10-11, 14:30–15:00 (US/Pacific), Main Track
sdbusplus generates ergonomic and compile-time type-checked dbus bindings built atop sd-bus. This library is heavily used within the OpenBMC project to provide all IPC between its many userspace processes. This talk will give an overview of how OpenBMC leverages dbus, how sdbusplus facilitates its usage, as well as an introduction on our approach for asynchronous programming with C++ co-routines.
sdbusplus generates ergonomic and compile-time type-checked dbus bindings built atop the systemd dbus implementation: sd-bus. This library is heavily used within the OpenBMC project where it is used to facilitate all IPC between its many userspace processes.
Recently the sdbusplus library and binding generators have been enhanced to support asynchronous programming using C++ co-routines and based on the upcoming C++26 'standard executors' model and implementation. This implementation yields a much clearer coding approach than traditional callback-style asynchronous libraries such as Boost::ASIO for async-heavy dbus clients. The talk will give an introduction to C++ co-routines, the stdexec model, and the sdbusplus implementation.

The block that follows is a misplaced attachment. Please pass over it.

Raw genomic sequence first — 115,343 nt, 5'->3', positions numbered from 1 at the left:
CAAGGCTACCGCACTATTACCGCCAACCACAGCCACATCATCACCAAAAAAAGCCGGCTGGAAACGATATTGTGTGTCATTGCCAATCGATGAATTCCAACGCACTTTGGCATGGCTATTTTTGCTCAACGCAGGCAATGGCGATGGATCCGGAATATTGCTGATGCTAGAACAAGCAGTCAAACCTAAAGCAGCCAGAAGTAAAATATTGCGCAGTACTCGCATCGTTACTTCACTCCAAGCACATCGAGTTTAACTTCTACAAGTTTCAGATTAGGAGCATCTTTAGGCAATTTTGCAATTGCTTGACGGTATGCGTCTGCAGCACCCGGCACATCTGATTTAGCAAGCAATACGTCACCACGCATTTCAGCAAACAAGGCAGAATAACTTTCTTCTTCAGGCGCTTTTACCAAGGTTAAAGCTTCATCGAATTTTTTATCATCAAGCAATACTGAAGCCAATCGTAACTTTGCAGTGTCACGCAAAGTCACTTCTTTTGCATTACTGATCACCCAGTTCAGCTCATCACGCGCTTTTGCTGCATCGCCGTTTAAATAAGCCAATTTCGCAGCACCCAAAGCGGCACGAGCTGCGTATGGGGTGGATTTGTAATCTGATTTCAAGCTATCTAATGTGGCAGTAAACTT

Additionally, the talk will give an overview on how OpenBMC leverages dbus to facilitate IPC. The OpenBMC code stack is a collection of domain specific microservices that communicate over dbus. The interfaces are documented in a YAML format, which is consumed by the sdbusplus binding generator, and yield compile-time compliance checking of both dbus server and client implementations for the OpenBMC stack. This process is akin to microservice protocol binding generators, such as gRPC or Thrift, but appropriate for inter-process communication on Linux using the existing dbus-broker implementation.
Patrick is a software engineer currently at Meta where he leads their BMC software team. He has worked on systems management firmware at various companies for a long time. Patrick was one of the founding developers of the OpenBMC project and is a primary maintainer.